The cart was rounding the last turn in the road that would take them down a gentle sloping hill into Thebes. Iolaus knew the countryside like the back of his hand - every rock, tree, den and warren, right down to the scraggliest little patch of scrub. As a boy, he would lose himself for hours - sometimes days -- in the fields and woods that offered more comfort and solace than in his mother's tiny, one roomed hut. He ranged further and further into the countryside as loneliness and rebellion isolated him from his estranged family until, one day, he simply forgot to turn around and continued going.
To Iolaus' eyes, long familiar and comfortable with the terrain, the small pylon at the bend of the road stuck out like a sore thumb. With gravity assisting the descent of the overlaiden cart down the incline toward town, the object was already several feet behind them before it caught Iolaus's fascination.
"What's what?" asked Hercules innocently.
"That," said Iolaus, nodding toward the rapidly dwindling protuberance.
"THAT!" Iolaus looked at Hercules with surprise. "Don't tell me you don't see it?"
With a strangled cry of frustration, Iolaus hopped off of the moving cart and landed with cat-like grace on the road behind it. He coughed a bit and waved away a cloud of dust before marching resolutely back the way they'd come toward the object in question.
The stone stood like a sentry at the bend of the road, presenting a stark outline against a storyscroll-blue sky. The closer Iolaus came to the enigma, the more the hairs on the back of his neck began to prickle. He had the strongest and most unsettling feeling that the stone was watching him. There was something about it's dark composition and shape that reminded him of monuments he'd seen in ancient cities to fallen heroes. It had a clean edge and a stark outline that drew the eye and demanded attention; and reverence.
Without realizing it, Iolaus held his breath as he approached the memorial - for memorial it >must< be, to inspire such awe simply by being -- and wondered to himself what fallen hero it honored with such reverence. He moved around the stone toward its western face, the direction that legend proclaimed lead to the Elysian fields and a hero's reward, and suddenly stopped as if he had been slapped.
The stone looked back at the astonished Iolaus - with his own graven likeness. The image was simply yet beautifully carved in repose above a representation of the Sword of Veracity - the Sword of Truth. Beneath the sword, almost lost within the soft green grass that carpeted the hillside, was the symbol of the amulet Iolaus wore against his breast - whole and unblemished. The monument conveyed more in its image than any written word could hope to evoke, and so stood in mute but powerful testament to the memory of the hero it honored.
Iolaus felt rather than saw Hercules standing behind him. "You did this," he said through a voice thick with emotion.
Iolaus turned to look at his friend, his eyes bright with the threat of tears. "I ... I don't know what to say. Herk, it's ... it's... WRONG!" Iolaus threw up his hands and shook his head in frustration. "I don't deserve this!"
"You do deserve this," said Hercules firmly. "No one deserves it more!"
"This isn't about Dahak, Iolaus. It's about you! Who you were all of your life; who you were the day you died - the day you gave your life without hesitation to save others. The day you gave up your place in The Light and risked your SOUL to warn me, and save the ENTIRE WORLD!" Hercules reached out and clasped his friend's shoulders with urgency, as if he could will him to understand what he was trying to say. "Iolaus, don't you understand? You're not just 'a' hero ... you're my hero!"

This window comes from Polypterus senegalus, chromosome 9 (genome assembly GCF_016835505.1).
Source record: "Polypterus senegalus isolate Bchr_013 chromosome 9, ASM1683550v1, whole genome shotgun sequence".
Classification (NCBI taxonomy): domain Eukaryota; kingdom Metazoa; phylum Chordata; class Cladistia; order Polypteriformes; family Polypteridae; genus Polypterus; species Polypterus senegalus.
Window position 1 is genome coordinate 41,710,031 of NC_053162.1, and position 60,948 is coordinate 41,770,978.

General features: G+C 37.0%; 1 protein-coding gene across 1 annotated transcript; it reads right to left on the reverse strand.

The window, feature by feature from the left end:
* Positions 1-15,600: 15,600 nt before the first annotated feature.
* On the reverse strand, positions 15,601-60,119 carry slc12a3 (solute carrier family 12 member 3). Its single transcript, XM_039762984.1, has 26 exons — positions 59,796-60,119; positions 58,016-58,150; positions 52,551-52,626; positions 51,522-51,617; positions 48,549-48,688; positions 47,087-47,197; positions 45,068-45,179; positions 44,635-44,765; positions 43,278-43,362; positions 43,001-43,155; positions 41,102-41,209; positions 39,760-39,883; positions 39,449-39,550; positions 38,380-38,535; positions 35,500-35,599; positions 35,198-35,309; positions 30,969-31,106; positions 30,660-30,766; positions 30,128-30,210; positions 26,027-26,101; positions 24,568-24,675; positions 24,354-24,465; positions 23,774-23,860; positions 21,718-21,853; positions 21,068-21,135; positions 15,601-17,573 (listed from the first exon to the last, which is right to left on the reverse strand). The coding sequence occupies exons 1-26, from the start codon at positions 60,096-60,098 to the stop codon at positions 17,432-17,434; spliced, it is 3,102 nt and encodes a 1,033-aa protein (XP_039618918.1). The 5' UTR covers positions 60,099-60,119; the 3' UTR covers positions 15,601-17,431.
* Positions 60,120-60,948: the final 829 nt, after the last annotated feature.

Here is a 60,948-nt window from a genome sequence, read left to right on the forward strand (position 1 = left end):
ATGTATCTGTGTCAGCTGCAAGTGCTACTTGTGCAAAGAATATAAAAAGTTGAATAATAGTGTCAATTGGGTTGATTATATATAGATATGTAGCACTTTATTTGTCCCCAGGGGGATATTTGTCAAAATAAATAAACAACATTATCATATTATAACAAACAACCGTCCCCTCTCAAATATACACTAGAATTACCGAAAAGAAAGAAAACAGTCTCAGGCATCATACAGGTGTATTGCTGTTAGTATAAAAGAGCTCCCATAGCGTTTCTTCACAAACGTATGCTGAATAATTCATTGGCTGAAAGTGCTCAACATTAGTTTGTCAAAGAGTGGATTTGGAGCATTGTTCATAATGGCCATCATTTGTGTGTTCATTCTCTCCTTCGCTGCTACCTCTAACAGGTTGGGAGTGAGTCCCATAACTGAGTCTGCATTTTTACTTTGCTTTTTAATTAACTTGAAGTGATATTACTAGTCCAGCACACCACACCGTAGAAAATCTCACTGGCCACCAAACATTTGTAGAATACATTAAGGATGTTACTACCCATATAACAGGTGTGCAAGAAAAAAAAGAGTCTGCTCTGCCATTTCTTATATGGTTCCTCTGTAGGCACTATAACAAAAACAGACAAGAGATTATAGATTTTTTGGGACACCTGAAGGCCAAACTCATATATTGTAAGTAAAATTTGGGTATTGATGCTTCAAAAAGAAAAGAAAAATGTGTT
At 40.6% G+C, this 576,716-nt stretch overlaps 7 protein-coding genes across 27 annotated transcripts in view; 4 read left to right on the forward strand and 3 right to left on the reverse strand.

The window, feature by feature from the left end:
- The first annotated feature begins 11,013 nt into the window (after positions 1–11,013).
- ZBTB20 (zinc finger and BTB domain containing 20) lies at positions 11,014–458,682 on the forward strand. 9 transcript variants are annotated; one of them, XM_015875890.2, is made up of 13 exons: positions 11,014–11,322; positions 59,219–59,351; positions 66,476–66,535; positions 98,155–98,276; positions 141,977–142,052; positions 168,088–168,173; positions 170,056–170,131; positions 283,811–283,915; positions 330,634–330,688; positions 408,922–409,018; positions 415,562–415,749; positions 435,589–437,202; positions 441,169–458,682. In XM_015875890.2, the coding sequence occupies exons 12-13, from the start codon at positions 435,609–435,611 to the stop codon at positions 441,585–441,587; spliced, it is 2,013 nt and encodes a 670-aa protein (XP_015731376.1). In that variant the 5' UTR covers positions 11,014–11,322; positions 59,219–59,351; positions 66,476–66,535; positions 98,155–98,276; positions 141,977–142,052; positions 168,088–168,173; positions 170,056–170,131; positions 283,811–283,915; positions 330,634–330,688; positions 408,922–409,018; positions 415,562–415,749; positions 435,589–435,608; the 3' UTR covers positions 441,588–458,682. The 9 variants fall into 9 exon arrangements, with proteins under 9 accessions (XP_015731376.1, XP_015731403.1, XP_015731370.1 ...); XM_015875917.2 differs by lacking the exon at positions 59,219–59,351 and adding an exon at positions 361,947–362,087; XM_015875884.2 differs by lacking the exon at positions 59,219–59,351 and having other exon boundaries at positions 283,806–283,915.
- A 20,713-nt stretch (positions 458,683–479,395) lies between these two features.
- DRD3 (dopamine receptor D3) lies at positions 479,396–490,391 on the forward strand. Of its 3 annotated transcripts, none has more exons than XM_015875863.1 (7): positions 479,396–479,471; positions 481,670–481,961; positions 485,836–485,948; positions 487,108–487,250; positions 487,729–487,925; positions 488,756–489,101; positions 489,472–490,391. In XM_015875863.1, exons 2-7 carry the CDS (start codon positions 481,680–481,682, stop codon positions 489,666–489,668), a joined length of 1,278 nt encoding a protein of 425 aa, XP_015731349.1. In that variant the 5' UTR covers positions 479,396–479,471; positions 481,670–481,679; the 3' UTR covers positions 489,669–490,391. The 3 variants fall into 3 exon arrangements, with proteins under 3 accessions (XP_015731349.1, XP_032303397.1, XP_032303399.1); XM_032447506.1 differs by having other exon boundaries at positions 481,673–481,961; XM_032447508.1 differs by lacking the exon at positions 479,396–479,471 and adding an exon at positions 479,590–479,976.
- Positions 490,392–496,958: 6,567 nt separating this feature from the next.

"Your ...?" Stunned, Iolaus swallowed the words as if they were stones. He blinked at his friend's earnest and honest expression. "You ... you really mean that, don't you?" he whispered, astonished.
"I've never been more serious in my life," said Hercules. "Every day we're together, you risk your life by my side to help others - without my advantage of strength. Knowing that you're mortal; and yet you keep fighting. You're the best friend I've ever had. More than that. You're my brother in all things. I ..." The demigod sighed, throwing up his own hands in frustration. "I just can't put it into words." He glanced at the memorial. "I couldn't then and I still can't." A tiny smile touched his ruggedly handsome features then and he said, "There are hundreds of these, you know."
"What?" Iolaus turned and looked at the monument to a lifetime of good works and stammered, "HUNDREDS?"
"All over Greece. And Italia. And Gaul." There was a mischievous twinkle in Hercules' eyes as he said, off-handedly, "There would have been more, but I was interrupted by these four ugly guys on rabid horses trying to bring about an Apocalypse."
"But ... but that means we're going to be running into this things -"
"-just about everywhere we go," concluded Hercules. "Yup. That's what I figure. And speaking of going," he continued as he placed an arm around Iolaus's shoulders and drew him away from the stone, "We're already an hour late for the festivities."
"Festivities? What festivities?" stammered Iolaus as Hercules patiently lead him back onto the road and steered him in the direction of Thebes.
"Your welcome home festival," said Hercules smugly. Even a mile out of town they could hear the first strains of joyous music and the rising swell of cheering voices. "Sounds like our farmer friend has already announced the arrival of the festival's Honoree..."
11 December 1999
Carolyn "Cal" Lynn